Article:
From traditional to adventurous: Masters Champions Dinner menus

There have been some unusual choices at the Champions Dinner since winners were first allowed to choose their own menus in the 1980s

Charl may not have actually done the cooking in 2012, but there was a strong South African flavour to his menu

Every year the Masters Champions Dinner takes place on the Tuesday before the event, with the reigning champion choosing a sometimes slightly unusual menu

The Masters Champions Dinner at Augusta National is now a set-in-stone Tuesday night highlight, but it wasn’t ever thus, with the tradition that would evolve into an annual event first staged on Friday April 4, 1952.

That year, 1951 champion Ben Hogan thought it would be nice to invite Augusta National Chairman Clifford Roberts to a dinner for previous winners.

Nine past Masters champions attended the dinner, which followed a set menu, and the Masters Club was formed, with Clifford Roberts and Bobby Jones immediately afforded Honorary Membership status.

The European Masters champions all got to choose their own menus

The European Masters champions all got to choose their own menus

Nowadays, the previous year’s winner gets to choose a menu that either reflects personal favourites or showcases national cuisine, a tradition that started in the mid-1980s.

As you can imagine, that has sometimes led to some weird and wonderful dishes depending on the nationality of the winner, though mercifully for those of a more conservative or delicate constitution, guests are always free to choose from the club’s menu if they so choose.

It should be easy to guess who plumped for haggis with neeps and tatties, or who went for leg of lamb, but what about ensalada verde con vinagreta de gazpacho? One or two of the highlights below may well have had the former champions reaching instinctively for the club’s menu…

Charl may not have actually done the cooking in 2012, but there was a strong South African flavour to his menu

Charl may not have actually done the cooking in 2012, but there was a strong South African flavour to his menu

Bernhard Langer, 1986

Wiener schnitzel and spaetzle * Black Forest cake

Sandy Lyle, 1989

Jumbo lump crabmeat cocktail * Broiled pompano * Haggis * Neeps and tatties

Ian Woosnam, 1992

Leek and potato soup * Leg of lamb with sweet meadow hay * Apple pie and ice cream

Jose Maria Olazabal, 1995

Collard green soup * Txitxarro en salsa verde * Prime New York sirloin steak * Roast rack of lamb * Broiled chicken * Asparagus * Baked potato * Roasted herb new potatoes

Tiger Woods, 1998

Cheeseburger * Grilled chicken sandwich * French fries * Strawberry and vanilla milkshakes * Strawberry shortcake

Vijay Singh, 2001

Seafood Tom Kha * Chicken Panang curry * Baked sea scallops with garlic sauce * Baked Chilean sea bass filet with three-flavor chili sauce * Rack of lamb with yellow kari sauce * Lychee sorbet

Trevor Immelman, 2009

South African spinach salad * Babotie with yellow rice: traditional curried meat with fruit * Chicken sosaties: grilled chicken and vegetables on skewers * Melktert: Traditional milk tart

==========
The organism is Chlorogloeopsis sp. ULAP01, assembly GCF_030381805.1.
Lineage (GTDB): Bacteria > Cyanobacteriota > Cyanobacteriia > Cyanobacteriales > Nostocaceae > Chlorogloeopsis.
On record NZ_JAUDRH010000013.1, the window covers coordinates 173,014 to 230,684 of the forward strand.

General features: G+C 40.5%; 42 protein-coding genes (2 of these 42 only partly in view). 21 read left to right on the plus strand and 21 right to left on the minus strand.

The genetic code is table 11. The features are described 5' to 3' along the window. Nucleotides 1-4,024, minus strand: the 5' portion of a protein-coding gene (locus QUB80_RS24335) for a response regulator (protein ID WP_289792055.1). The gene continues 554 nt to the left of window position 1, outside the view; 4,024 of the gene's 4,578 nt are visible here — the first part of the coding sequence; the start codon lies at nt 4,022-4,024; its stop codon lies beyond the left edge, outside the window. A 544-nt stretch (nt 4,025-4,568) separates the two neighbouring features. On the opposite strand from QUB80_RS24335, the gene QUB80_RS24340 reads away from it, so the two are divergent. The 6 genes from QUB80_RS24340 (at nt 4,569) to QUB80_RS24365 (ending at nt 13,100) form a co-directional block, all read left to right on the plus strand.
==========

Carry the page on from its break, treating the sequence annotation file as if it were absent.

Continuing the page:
Phil Mickelson, 2011

Ensalada verde con vinagreta de gazpacho * Seafood paella * Prime beef tenderloin with smoked paprika demi-glaze * Asparagus * Tortilla Espanola * Spanish apple pie * Vanilla ice cream * Cinnamon ganache

Charl Schwartzel, 2012

Sliced biltong * Boerwors with monkey gland sauce * Dauphinoise potatoes * Vanilla ice cream sundae * Crispy meringues

Jeremy Ellwood
Contributing Editor

Jeremy Ellwood has worked in the golf industry since 1993 and for Golf Monthly since 2002 when he started out as equipment editor. He is now a freelance journalist writing mainly for Golf Monthly across the whole spectrum from courses and Rules to equipment and instruction. He also edits The Golf Club Secretary Newsletter, a highly regarded trade publication for golf club secretaries and managers, and has authored or co-authored three books and written for a number of national papers including The Telegraph and The Independent. He is a senior panelist for Golf Monthly's Top 100 UK & Ireland Course Rankings and has played all of the Top 100 plus 91 of the Next 100, making him well-qualified when it comes to assessing and comparing our premier golf courses. He has now played well over 950 golf courses worldwide in 35 countries, right across the spectrum from the humblest of nine-holers in the Scottish Highlands to the very grandest of international golf resorts, but put him on a links course anywhere and he will be blissfully content.

Jezz can be contacted via Twitter - @JezzEllwoodGolf


Jeremy is currently playing...

Driver: Ping G425 LST 10.5˚ (draw setting), Mitsubishi Tensei AV Orange 55 S shaft

3 wood: Ping G425 Max 15˚ (set to flat +1), Mitsubishi Tensei AV Orange 65 S shaft

Hybrid: Ping G425 17˚, Mitsubishi Tensei CK Pro Orange 80 S shaft

Irons 3-PW: Ping i525, True Temper Dynamic Gold 105 R300 shafts

Wedges: Ping Glide 4.0 50˚ and 54˚, 12˚ bounce, True Temper Dynamic Gold 105 R300 shafts

Putter: Ping Fetch 2021 model, 33in shaft (set flat 2)

Ball: Varies but mostly now TaylorMade Tour Response